PDA

View Full Version : [ubuntu] ubuntu boots perfectly but searches for an obsolete partition



neo_rocco
July 4th, 2010, 12:01 PM
I just installed Ubuntu 10.04 lucid lynx, I am a beginner but have had experience with Ubuntu distros for about 2 years...

Basically the Ubuntu OS loads perfectly and takes me to desktop, but just prior to loading it searches for an obsolete partition - a primary partition (ext4) that i created when I partitioned my disk using ubuntu live cd wizard.

This partition I deleted and reformatted the unallocated space to NTFS and a new label.
The message I get is:

"The disk drive for /storedv5 is not ready or not present continue to wait or press s to skip mounting or m for manual recovery"

note /storedv5 was the name of the previously deleted partition, it was basically a data store, not a boot partition.

I don't want to see this message every time I boot and if I can have some one time solution it'll be great...so please help me out ubuntu maestros!

cheers

darkod
July 4th, 2010, 01:17 PM
Why did you create it and set amount point with the installer, just to delete it later? If you want to create any additional partitions, just do it later, not with the installer and not setting mount points for them.

Anyway, open fstab with:

gksudo gedit /etc/fstab

and put the # symbol at the start of the line where /storedv5 is mounted. That symbol will make that line be ignored. Save and close the file.

Be careful when editing fstab, making a mistake there can make the system unbootable.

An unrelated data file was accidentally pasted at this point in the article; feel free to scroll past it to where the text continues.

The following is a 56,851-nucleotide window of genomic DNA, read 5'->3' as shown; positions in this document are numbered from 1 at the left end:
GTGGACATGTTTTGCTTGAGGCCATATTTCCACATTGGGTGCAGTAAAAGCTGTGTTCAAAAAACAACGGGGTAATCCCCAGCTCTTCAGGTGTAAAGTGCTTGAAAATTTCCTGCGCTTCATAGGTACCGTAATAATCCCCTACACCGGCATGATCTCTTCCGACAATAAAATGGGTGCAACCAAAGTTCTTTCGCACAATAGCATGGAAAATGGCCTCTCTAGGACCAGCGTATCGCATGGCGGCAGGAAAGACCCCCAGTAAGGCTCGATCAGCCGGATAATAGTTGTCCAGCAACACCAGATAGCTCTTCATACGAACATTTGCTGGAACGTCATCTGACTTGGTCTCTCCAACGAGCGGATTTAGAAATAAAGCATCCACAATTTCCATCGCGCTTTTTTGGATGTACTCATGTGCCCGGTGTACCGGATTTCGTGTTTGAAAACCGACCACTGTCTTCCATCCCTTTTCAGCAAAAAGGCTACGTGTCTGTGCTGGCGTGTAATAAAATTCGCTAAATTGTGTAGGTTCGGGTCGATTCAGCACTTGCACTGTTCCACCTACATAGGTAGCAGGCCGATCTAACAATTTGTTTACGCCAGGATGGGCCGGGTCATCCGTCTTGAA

neo_rocco
July 4th, 2010, 02:55 PM
Hi i had no idea it would cause problems later on - i used the partition wizard in place of using gpart or similar program later on, obviously lessons learnt...
below is the fstab file text, as u can see there is already a '#' in front of '/storedv5' so what shall i do? can i just delete the line highlited in blue?

# /etc/fstab: static file system information.
#
# Use 'blkid -o value -s UUID' to print the universally unique identifier
# for a device; this may be used with UUID= as a more robust way to name
# devices that works even if disks are added and removed. See fstab(5).
#
# <file system> <mount point> <type> <options> <dump> <pass>
proc /proc proc nodev,noexec,nosuid 0 0
# / was on /dev/sda6 during installation
UUID=ee995810-1464-459e-bdb3-76710116576d / ext4 errors=remount-ro 0 1
# /storedv5 was on /dev/sda3 during installation
UUID=cc277218-dd65-47e7-bc80-1abbd01f837b /storedv5 ext4 defaults 0 2
# swap was on /dev/sda5 during installation
UUID=3a9d6c08-9c9b-409b-be47-559371589083 none swap sw 0 0

darkod
July 4th, 2010, 03:13 PM
# /storedv5 was on /dev/sda3 during installation
UUID=cc277218-dd65-47e7-bc80-1abbd01f837b /storedv5 ext4 defaults 0 2

The first line is actually just a comment, that's why it has # already. Notice all the three mount points have the same, one line as comment, another below mounting the partition. The second line is actually the mount command. Put a # in front of it too.

neo_rocco
July 4th, 2010, 03:26 PM
thank you sooooooo much your help is invaluable! As an aside if I had deleted the line what would have happened...

darkod
July 4th, 2010, 03:29 PM
thank you sooooooo much your help is invaluable! As an aside if I had deleted the line what would have happened...

Nothing. :) But sometimes it's better as a precaution to just put a # to make the line ignored. You could have deleted both lines and there shouldn't be any problems too.

Just watch out not to delete or edit the lines mounting / and swap.